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This monograph analyzes the use of deception by the Germans and Soviets in the battle of Kursk. It uses a paradigm consisting of: commander’s aim, intelligence, centralized control, synchronization and operations security to determine why Soviet deception succeeded and German deception failed. The analysis provides insights into the use of operational deception on the modern battlefield.
The conclusions of this monograph suggest that: operational deception is not a separate deception activity; that it can be used in the offense or defense; that it can be a viable combat multiplier today and that deception is an acquired Skill. The study monograph shows that operational deception must organize and control the deception efforts at the tactical level and that simple battlefield deception techniques can produce an operational effect.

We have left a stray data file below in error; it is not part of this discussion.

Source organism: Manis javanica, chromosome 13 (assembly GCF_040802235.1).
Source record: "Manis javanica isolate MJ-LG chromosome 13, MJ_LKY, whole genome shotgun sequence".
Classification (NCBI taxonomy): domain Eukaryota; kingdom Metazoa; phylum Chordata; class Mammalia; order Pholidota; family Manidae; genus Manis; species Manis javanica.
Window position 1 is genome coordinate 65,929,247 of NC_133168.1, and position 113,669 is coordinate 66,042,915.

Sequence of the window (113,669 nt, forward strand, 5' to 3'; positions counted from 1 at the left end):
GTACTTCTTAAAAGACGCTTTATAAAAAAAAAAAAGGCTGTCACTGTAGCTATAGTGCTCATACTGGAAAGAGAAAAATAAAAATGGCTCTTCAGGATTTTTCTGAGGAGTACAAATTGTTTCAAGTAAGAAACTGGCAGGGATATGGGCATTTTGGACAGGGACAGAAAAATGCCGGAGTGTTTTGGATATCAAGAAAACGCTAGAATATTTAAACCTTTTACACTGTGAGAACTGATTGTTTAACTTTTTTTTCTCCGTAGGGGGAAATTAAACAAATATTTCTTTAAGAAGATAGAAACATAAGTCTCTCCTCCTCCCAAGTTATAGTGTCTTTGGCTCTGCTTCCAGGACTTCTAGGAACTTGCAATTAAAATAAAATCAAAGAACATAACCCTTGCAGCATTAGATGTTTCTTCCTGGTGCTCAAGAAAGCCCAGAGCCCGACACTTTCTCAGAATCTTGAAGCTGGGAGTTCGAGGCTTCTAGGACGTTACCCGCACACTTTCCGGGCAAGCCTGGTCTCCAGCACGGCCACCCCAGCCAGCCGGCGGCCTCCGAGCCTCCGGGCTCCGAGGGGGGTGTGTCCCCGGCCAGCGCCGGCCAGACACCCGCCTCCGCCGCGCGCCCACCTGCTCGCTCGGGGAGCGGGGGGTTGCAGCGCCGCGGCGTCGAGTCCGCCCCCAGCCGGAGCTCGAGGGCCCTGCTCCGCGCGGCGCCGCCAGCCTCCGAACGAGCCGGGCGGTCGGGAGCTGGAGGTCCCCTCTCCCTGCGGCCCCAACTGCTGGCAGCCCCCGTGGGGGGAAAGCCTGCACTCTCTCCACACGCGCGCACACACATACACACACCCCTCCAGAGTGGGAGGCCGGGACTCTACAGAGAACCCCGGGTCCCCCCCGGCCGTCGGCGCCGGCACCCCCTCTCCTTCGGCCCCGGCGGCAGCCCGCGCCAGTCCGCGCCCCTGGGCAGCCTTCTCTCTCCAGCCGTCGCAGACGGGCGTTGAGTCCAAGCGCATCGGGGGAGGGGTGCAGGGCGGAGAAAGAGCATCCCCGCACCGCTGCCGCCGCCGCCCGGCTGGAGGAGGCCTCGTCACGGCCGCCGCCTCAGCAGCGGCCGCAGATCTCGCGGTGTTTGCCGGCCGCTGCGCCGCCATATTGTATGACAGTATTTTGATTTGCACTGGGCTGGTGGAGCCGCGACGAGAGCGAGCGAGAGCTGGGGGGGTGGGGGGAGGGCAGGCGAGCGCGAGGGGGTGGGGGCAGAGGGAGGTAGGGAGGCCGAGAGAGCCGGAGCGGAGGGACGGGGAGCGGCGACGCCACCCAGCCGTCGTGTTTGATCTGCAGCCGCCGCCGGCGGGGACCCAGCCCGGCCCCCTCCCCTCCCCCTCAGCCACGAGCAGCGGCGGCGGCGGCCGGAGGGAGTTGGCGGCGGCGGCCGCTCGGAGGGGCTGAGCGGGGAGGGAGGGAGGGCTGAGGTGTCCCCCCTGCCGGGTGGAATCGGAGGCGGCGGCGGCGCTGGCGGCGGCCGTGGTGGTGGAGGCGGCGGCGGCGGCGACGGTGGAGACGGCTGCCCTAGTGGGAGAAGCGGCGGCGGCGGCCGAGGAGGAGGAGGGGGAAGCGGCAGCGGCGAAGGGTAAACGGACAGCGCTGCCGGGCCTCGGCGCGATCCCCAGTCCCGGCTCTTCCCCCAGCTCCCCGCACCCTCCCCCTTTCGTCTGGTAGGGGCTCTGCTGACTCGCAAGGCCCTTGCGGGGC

The monograph shows the critical role commanders have in establishing an appropriate course of action that sets the stage for deception. The selected course of action must provide a picture of duplicity to the enemy commander by presenting two possible objectives. This concept of alternative objectives allows the deception activity to flow naturally from the COA and confuse the enemy.
The monograph recommends incorporation of deception into the officer corps professional development through professional reading programs in schools and practical application at the National Training Center. Combat Maneuver Training Center, Joint Readiness Training Center and the Battle Command Training Program. It also recommends that the Army develop and field sufficient communications and non-communications’ devices to allow Army Groups to simulate a U.S. Corps.